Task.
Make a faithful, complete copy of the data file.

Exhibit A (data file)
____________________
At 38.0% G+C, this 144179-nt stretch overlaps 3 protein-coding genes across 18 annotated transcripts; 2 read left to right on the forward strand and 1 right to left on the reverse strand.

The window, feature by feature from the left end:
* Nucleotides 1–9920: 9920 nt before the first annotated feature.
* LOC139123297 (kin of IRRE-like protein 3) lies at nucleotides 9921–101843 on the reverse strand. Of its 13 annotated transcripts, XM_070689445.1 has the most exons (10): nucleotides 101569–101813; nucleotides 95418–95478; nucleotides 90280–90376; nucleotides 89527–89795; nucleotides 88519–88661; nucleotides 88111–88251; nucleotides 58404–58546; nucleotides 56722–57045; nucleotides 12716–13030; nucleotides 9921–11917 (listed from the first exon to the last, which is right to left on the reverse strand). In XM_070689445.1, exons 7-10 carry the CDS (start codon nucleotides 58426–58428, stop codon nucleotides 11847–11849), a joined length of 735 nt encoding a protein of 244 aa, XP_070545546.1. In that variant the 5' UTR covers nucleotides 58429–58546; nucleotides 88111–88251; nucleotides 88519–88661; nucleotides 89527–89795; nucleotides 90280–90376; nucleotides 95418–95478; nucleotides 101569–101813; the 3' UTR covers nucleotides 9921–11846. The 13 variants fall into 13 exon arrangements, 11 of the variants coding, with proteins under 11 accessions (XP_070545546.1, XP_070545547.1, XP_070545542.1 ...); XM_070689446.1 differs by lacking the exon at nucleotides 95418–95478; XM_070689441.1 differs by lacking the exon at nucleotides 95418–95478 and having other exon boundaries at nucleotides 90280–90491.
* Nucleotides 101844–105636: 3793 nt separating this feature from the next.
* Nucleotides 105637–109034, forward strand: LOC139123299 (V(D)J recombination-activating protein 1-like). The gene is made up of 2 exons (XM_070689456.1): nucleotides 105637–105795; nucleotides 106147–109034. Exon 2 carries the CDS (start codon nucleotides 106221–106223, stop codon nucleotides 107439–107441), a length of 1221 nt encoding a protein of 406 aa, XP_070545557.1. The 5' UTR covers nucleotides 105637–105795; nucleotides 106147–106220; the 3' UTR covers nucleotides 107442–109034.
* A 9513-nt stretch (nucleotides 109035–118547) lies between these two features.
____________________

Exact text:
At 38.0% G+C, this 144179-nt stretch overlaps 3 protein-coding genes across 18 annotated transcripts; 2 read left to right on the forward strand and 1 right to left on the reverse strand.

The window, feature by feature from the left end:
* Nucleotides 1–9920: 9920 nt before the first annotated feature.
* LOC139123297 (kin of IRRE-like protein 3) lies at nucleotides 9921–101843 on the reverse strand. Of its 13 annotated transcripts, XM_070689445.1 has the most exons (10): nucleotides 101569–101813; nucleotides 95418–95478; nucleotides 90280–90376; nucleotides 89527–89795; nucleotides 88519–88661; nucleotides 88111–88251; nucleotides 58404–58546; nucleotides 56722–57045; nucleotides 12716–13030; nucleotides 9921–11917 (listed from the first exon to the last, which is right to left on the reverse strand). In XM_070689445.1, exons 7-10 carry the CDS (start codon nucleotides 58426–58428, stop codon nucleotides 11847–11849), a joined length of 735 nt encoding a protein of 244 aa, XP_070545546.1. In that variant the 5' UTR covers nucleotides 58429–58546; nucleotides 88111–88251; nucleotides 88519–88661; nucleotides 89527–89795; nucleotides 90280–90376; nucleotides 95418–95478; nucleotides 101569–101813; the 3' UTR covers nucleotides 9921–11846. The 13 variants fall into 13 exon arrangements, 11 of the variants coding, with proteins under 11 accessions (XP_070545546.1, XP_070545547.1, XP_070545542.1 ...); XM_070689446.1 differs by lacking the exon at nucleotides 95418–95478; XM_070689441.1 differs by lacking the exon at nucleotides 95418–95478 and having other exon boundaries at nucleotides 90280–90491.
* Nucleotides 101844–105636: 3793 nt separating this feature from the next.
* Nucleotides 105637–109034, forward strand: LOC139123299 (V(D)J recombination-activating protein 1-like). The gene is made up of 2 exons (XM_070689456.1): nucleotides 105637–105795; nucleotides 106147–109034. Exon 2 carries the CDS (start codon nucleotides 106221–106223, stop codon nucleotides 107439–107441), a length of 1221 nt encoding a protein of 406 aa, XP_070545557.1. The 5' UTR covers nucleotides 105637–105795; nucleotides 106147–106220; the 3' UTR covers nucleotides 107442–109034.
* A 9513-nt stretch (nucleotides 109035–118547) lies between these two features.